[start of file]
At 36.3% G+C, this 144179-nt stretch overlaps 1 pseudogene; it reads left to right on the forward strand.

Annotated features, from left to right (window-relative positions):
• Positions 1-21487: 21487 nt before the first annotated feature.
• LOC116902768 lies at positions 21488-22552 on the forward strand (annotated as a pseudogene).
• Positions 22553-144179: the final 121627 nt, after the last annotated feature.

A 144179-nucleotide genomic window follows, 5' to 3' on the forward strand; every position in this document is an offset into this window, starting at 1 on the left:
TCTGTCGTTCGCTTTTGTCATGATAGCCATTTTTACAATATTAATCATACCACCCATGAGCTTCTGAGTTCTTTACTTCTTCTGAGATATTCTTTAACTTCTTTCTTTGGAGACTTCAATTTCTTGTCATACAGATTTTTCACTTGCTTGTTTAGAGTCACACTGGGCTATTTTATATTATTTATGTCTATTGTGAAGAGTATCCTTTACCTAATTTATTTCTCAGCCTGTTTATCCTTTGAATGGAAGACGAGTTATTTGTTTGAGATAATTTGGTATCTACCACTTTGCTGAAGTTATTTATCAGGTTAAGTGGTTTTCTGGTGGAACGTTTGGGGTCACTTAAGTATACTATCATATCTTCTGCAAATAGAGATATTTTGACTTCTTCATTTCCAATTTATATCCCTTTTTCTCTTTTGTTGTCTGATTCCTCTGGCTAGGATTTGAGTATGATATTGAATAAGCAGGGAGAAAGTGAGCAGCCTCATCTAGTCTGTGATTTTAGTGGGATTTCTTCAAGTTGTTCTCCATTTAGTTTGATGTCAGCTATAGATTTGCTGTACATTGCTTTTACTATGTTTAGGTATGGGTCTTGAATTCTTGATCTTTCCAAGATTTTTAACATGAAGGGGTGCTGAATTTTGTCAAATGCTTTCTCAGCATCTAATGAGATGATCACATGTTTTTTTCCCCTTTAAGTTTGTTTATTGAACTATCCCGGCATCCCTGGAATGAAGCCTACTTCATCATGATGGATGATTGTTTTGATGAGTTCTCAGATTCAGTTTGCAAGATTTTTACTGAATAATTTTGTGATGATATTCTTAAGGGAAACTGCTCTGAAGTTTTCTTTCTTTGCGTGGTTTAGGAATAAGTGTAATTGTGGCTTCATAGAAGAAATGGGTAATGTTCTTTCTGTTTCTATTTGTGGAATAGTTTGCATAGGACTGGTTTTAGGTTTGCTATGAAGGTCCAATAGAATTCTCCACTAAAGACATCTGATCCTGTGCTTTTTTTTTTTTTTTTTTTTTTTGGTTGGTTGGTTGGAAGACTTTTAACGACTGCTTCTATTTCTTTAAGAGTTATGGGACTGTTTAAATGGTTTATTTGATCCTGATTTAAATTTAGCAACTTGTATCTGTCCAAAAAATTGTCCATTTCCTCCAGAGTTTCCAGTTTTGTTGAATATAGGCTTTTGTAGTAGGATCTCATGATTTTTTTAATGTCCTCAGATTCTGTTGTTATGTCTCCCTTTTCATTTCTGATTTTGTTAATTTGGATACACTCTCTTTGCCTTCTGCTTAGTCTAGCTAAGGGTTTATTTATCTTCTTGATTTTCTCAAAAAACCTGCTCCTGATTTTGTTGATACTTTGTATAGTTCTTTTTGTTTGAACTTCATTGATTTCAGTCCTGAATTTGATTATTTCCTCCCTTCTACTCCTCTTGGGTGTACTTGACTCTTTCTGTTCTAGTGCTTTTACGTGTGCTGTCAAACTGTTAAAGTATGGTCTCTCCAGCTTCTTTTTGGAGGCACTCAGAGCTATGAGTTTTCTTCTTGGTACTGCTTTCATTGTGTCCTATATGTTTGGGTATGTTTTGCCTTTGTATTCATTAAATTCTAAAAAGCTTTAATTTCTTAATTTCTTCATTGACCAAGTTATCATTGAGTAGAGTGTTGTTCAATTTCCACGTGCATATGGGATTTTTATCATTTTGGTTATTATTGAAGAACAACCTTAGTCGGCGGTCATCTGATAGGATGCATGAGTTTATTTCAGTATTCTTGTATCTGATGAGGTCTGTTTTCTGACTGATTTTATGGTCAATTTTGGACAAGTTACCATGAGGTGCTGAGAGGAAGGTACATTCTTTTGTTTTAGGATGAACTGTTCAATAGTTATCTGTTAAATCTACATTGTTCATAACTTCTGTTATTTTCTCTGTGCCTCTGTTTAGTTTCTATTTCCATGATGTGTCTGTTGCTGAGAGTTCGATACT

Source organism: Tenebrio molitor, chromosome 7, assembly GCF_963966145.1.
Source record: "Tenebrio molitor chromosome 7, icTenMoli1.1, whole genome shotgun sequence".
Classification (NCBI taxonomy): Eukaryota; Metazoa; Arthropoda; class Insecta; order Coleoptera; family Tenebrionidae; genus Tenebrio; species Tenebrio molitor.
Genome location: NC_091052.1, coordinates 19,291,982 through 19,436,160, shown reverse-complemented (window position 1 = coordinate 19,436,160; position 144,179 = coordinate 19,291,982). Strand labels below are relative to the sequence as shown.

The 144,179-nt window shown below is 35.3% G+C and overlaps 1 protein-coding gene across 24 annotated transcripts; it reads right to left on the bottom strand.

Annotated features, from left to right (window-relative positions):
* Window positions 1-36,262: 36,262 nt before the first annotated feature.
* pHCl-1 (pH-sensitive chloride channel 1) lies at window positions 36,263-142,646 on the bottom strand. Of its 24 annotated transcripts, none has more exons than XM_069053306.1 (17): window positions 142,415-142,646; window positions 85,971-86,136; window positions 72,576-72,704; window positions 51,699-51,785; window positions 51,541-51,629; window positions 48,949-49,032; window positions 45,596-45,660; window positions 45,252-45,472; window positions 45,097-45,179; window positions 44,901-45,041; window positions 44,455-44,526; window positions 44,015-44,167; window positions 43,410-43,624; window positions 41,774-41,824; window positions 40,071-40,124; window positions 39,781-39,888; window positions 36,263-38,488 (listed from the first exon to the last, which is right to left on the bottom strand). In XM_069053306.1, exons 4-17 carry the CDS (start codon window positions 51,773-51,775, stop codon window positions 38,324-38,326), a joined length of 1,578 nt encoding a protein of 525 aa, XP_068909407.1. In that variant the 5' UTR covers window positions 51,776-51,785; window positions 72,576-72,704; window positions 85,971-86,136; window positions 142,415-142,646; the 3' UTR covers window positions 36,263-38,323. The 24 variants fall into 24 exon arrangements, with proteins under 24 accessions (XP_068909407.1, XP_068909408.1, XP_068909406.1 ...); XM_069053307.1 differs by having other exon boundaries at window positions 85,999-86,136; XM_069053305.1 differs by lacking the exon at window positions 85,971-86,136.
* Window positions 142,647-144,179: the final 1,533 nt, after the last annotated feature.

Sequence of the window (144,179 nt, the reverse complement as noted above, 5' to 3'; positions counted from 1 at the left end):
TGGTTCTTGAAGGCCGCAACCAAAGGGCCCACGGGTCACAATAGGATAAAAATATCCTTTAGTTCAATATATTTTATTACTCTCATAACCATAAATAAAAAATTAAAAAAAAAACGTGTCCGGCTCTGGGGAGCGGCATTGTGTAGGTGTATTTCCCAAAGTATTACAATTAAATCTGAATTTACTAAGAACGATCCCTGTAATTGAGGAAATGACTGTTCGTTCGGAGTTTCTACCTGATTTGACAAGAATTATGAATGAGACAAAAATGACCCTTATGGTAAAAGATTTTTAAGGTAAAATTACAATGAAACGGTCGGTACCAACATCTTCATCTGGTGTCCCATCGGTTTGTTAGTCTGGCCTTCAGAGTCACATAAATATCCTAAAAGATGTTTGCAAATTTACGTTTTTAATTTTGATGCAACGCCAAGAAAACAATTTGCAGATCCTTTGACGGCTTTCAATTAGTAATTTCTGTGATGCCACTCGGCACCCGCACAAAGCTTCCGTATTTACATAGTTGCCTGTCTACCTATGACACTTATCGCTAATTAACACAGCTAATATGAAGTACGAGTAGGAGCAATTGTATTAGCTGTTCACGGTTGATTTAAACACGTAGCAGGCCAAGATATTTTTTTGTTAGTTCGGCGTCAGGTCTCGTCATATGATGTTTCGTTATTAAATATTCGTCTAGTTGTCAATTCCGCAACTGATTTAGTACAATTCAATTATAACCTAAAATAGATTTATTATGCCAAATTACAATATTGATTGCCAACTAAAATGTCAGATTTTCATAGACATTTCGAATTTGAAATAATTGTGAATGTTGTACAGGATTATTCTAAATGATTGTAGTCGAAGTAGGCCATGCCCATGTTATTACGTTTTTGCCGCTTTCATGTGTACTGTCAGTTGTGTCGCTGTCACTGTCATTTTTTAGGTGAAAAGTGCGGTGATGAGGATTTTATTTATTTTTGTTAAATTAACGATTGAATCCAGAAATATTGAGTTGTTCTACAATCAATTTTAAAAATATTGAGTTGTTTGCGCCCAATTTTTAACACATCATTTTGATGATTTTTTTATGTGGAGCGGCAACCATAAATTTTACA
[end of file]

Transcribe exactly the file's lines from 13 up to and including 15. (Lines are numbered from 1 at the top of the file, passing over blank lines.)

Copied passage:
Annotated features, from left to right (window-relative positions):
* Window positions 1-36,262: 36,262 nt before the first annotated feature.
* pHCl-1 (pH-sensitive chloride channel 1) lies at window positions 36,263-142,646 on the bottom strand. Of its 24 annotated transcripts, none has more exons than XM_069053306.1 (17): window positions 142,415-142,646; window positions 85,971-86,136; window positions 72,576-72,704; window positions 51,699-51,785; window positions 51,541-51,629; window positions 48,949-49,032; window positions 45,596-45,660; window positions 45,252-45,472; window positions 45,097-45,179; window positions 44,901-45,041; window positions 44,455-44,526; window positions 44,015-44,167; window positions 43,410-43,624; window positions 41,774-41,824; window positions 40,071-40,124; window positions 39,781-39,888; window positions 36,263-38,488 (listed from the first exon to the last, which is right to left on the bottom strand). In XM_069053306.1, exons 4-17 carry the CDS (start codon window positions 51,773-51,775, stop codon window positions 38,324-38,326), a joined length of 1,578 nt encoding a protein of 525 aa, XP_068909407.1. In that variant the 5' UTR covers window positions 51,776-51,785; window positions 72,576-72,704; window positions 85,971-86,136; window positions 142,415-142,646; the 3' UTR covers window positions 36,263-38,323. The 24 variants fall into 24 exon arrangements, with proteins under 24 accessions (XP_068909407.1, XP_068909408.1, XP_068909406.1 ...); XM_069053307.1 differs by having other exon boundaries at window positions 85,999-86,136; XM_069053305.1 differs by lacking the exon at window positions 85,971-86,136.